Hillary Clinton, presumptive Democratic Party nominee for president, was cited by an inspector general for the State Department for failing to comply with records’ rules that call for her to preserve emails and messages and to share them with her government colleagues before leaving office.
The report was released on Capitol Hill on Wednesday, and while auditors said the State Department suffers from “longstanding, systemic weaknesses” over records’ maintenance that goes “well beyond the tenure of any one secretary of State,” Clinton is flagged for her personal, private email server that she set up in her New York home.
“Secretary Clinton should have preserved any Federal records she created and received on her personal account by printing and filing those records with the related files in the Office of the Secretary,” the report states. “At a minimum, Secretary Clinton should have surrendered all emails dealing with Department business before leaving government service and, because she did not do so, she did not comply with the Department’s policies that were implemented in accordance with the Federal Records Act,” a portion of the audit stated, according to Politico.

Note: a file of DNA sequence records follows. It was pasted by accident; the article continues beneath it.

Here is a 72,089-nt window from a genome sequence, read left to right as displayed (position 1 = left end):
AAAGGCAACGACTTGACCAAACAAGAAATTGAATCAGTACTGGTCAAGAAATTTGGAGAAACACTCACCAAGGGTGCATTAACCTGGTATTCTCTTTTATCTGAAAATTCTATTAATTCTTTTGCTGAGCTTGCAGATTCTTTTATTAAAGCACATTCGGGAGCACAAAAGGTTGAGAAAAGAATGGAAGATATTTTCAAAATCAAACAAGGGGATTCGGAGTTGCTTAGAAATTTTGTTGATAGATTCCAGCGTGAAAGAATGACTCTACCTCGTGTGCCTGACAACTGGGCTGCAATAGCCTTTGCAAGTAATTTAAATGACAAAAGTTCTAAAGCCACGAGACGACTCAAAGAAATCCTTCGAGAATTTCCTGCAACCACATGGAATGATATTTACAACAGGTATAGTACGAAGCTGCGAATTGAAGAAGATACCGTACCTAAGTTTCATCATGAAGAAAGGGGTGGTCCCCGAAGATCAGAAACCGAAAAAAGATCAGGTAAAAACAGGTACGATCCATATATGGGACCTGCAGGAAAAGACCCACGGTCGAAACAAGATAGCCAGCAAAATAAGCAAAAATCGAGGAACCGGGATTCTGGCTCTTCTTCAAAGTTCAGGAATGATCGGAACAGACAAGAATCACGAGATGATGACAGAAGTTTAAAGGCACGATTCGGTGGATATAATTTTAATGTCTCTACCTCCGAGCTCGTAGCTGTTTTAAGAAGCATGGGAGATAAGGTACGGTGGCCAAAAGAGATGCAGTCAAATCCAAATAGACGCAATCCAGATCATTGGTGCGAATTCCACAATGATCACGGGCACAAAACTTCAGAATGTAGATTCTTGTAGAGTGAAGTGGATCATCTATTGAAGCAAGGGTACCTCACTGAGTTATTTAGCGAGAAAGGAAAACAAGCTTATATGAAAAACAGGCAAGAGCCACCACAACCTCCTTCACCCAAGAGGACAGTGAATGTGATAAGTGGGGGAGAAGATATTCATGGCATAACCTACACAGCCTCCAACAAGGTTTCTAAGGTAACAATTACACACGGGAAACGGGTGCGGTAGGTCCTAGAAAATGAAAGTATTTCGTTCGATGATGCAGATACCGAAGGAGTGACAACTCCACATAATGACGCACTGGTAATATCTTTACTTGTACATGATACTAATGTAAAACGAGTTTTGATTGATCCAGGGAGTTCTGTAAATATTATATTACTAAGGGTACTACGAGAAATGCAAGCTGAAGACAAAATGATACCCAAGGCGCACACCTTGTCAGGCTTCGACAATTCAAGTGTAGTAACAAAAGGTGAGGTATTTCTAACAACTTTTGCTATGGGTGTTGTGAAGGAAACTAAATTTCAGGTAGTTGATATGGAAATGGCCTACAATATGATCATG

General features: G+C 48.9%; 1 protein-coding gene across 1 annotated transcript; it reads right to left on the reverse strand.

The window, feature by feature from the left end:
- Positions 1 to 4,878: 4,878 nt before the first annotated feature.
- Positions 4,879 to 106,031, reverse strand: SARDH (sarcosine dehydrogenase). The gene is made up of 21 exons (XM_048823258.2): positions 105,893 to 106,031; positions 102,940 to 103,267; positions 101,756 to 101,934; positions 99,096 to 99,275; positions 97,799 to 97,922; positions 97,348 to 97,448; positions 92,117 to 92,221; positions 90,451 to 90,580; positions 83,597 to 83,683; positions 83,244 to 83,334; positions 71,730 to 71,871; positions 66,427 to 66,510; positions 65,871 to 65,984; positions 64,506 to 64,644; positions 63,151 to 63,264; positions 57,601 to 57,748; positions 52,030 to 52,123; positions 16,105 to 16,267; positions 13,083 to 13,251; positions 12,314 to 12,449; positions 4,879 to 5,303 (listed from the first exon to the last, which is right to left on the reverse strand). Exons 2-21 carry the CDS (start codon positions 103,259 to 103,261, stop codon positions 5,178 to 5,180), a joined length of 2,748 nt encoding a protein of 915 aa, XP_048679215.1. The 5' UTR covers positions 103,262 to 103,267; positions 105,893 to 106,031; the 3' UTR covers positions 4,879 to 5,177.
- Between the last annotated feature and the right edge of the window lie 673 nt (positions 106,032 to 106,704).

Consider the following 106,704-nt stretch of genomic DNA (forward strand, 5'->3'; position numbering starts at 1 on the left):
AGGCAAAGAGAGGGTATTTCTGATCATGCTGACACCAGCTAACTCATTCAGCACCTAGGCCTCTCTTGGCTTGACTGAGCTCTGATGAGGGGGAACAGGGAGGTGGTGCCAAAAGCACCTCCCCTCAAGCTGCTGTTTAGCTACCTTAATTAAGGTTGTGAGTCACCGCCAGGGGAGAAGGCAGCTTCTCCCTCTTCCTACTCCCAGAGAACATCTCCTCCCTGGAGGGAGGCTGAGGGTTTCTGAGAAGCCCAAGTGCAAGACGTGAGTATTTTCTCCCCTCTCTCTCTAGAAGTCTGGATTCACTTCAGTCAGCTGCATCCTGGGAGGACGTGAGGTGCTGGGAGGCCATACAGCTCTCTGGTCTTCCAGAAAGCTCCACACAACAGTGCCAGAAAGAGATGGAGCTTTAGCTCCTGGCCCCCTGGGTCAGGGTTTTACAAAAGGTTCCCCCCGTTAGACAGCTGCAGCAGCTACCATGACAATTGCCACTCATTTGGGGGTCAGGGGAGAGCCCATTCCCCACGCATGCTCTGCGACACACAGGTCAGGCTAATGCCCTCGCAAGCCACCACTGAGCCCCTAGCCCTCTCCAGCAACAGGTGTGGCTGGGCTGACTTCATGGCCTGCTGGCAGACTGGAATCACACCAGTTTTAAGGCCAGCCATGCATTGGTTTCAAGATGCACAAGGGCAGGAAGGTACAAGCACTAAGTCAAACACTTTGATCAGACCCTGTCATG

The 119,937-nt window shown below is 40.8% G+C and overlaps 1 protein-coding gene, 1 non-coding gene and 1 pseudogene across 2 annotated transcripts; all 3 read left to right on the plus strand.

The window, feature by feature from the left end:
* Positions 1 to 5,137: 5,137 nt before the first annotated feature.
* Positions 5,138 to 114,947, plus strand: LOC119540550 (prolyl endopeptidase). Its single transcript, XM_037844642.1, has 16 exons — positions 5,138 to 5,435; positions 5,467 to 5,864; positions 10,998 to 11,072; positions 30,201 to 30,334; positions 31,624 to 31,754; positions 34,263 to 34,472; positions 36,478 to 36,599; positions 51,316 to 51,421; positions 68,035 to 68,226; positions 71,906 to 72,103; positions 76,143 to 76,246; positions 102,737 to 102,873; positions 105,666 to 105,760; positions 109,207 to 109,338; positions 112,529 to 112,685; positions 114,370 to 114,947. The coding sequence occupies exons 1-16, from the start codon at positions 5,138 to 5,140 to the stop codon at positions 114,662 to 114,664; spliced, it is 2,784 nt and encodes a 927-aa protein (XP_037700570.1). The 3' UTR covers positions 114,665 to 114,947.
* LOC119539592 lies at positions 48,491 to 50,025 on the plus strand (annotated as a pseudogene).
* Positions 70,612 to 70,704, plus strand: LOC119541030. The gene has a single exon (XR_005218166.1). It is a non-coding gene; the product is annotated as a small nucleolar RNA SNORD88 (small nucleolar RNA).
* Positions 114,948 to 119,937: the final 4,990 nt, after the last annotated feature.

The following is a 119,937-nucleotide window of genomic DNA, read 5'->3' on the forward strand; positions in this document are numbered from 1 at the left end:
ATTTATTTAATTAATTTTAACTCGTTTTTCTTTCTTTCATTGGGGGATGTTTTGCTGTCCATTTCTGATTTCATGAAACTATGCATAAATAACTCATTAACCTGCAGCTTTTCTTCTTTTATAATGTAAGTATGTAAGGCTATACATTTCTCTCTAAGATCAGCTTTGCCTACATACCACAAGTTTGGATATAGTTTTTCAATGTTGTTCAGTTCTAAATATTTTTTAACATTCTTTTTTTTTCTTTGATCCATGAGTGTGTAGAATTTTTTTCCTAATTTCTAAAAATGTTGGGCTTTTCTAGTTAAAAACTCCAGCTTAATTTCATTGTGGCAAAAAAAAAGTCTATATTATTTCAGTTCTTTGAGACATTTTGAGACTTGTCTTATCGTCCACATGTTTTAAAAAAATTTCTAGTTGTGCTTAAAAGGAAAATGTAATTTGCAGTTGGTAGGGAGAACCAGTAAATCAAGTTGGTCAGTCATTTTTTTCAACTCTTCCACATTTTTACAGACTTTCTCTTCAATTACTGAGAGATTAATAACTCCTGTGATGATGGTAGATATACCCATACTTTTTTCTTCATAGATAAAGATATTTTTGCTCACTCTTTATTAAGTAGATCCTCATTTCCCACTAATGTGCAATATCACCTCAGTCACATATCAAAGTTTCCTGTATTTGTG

The auditors also found the entire State Department and its secretaries “slow to recognize and to manage effectively the legal requirements and cybersecurity risks associated with electronic-data communications, particularly as those risks pertain to its most senior leadership,” the Associated Press reported.
Political analysts have been watching the progression of Clinton’s email server scandal for months, particularly as polls have consistently shown voters by and large view her as a dishonest candidate.
The inspector general’s findings, contained in a 78-page report, aren’t exactly surprising, given the abundance of media coverage Clinton’s home-based email server as already received, the latest of which involves the FBI’s investigation into the security risks it presented. But they do give more arrows to Donald Trump, whose campaign has taken to calling Clinton “Crooked Hillary” in recent references.
Republicans, predictably perhaps, pounced on the report as yet another sign of Clinton’s inability to lead.
“This detailed inquiry by an Obama appointee makes clear Hillary Clinton hasn’t been telling the truth since day one, and her and her aides’ refusal to cooperate with this probe only underscores that fact,” said Reince Priebus, Republican National Committee chair, in a statement. “Although Clinton has long claimed her practices were like those of other secretaries of State and allowed, the report states she was in clear violation of the Federal Records Act.”
He also said spoke directly to Clinton’s presidential aspirations, saying the report clearly shows she’s unfit for the high office.
“The stakes are too high in this election to entrust the White House to someone with as much poor judgment and reckless disregard for the law as Hillary Clinton,” Priebus said.